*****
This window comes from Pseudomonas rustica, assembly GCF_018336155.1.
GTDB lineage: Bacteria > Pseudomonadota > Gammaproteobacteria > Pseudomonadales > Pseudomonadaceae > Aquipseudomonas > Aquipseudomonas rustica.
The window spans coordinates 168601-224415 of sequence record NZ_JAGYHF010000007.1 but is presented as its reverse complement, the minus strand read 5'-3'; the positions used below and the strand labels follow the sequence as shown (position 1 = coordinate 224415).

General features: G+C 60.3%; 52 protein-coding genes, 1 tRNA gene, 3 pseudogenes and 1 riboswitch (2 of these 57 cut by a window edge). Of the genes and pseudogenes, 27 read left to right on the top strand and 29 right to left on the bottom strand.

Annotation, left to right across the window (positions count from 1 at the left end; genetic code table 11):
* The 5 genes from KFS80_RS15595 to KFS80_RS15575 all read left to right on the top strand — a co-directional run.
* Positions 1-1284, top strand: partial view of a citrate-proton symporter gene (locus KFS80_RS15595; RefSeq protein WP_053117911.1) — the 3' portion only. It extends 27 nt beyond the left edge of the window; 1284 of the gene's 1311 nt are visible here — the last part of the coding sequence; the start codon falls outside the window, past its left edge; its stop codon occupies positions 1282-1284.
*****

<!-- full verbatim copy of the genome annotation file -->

This window comes from Pseudomonas rustica, assembly GCF_018336155.1.
GTDB lineage: Bacteria > Pseudomonadota > Gammaproteobacteria > Pseudomonadales > Pseudomonadaceae > Aquipseudomonas > Aquipseudomonas rustica.
The window spans coordinates 168601-224415 of sequence record NZ_JAGYHF010000007.1 but is presented as its reverse complement, the minus strand read 5'-3'; the positions used below and the strand labels follow the sequence as shown (position 1 = coordinate 224415).

General features: G+C 60.3%; 52 protein-coding genes, 1 tRNA gene, 3 pseudogenes and 1 riboswitch (2 of these 57 cut by a window edge). Of the genes and pseudogenes, 27 read left to right on the top strand and 29 right to left on the bottom strand.

Annotation, left to right across the window (positions count from 1 at the left end; genetic code table 11):
* The 5 genes from KFS80_RS15595 to KFS80_RS15575 all read left to right on the top strand — a co-directional run.
* Positions 1-1284, top strand: partial view of a citrate-proton symporter gene (locus KFS80_RS15595; RefSeq protein WP_053117911.1) — the 3' portion only. It extends 27 nt beyond the left edge of the window; 1284 of the gene's 1311 nt are visible here — the last part of the coding sequence; the start codon falls outside the window, past its left edge; its stop codon occupies positions 1282-1284.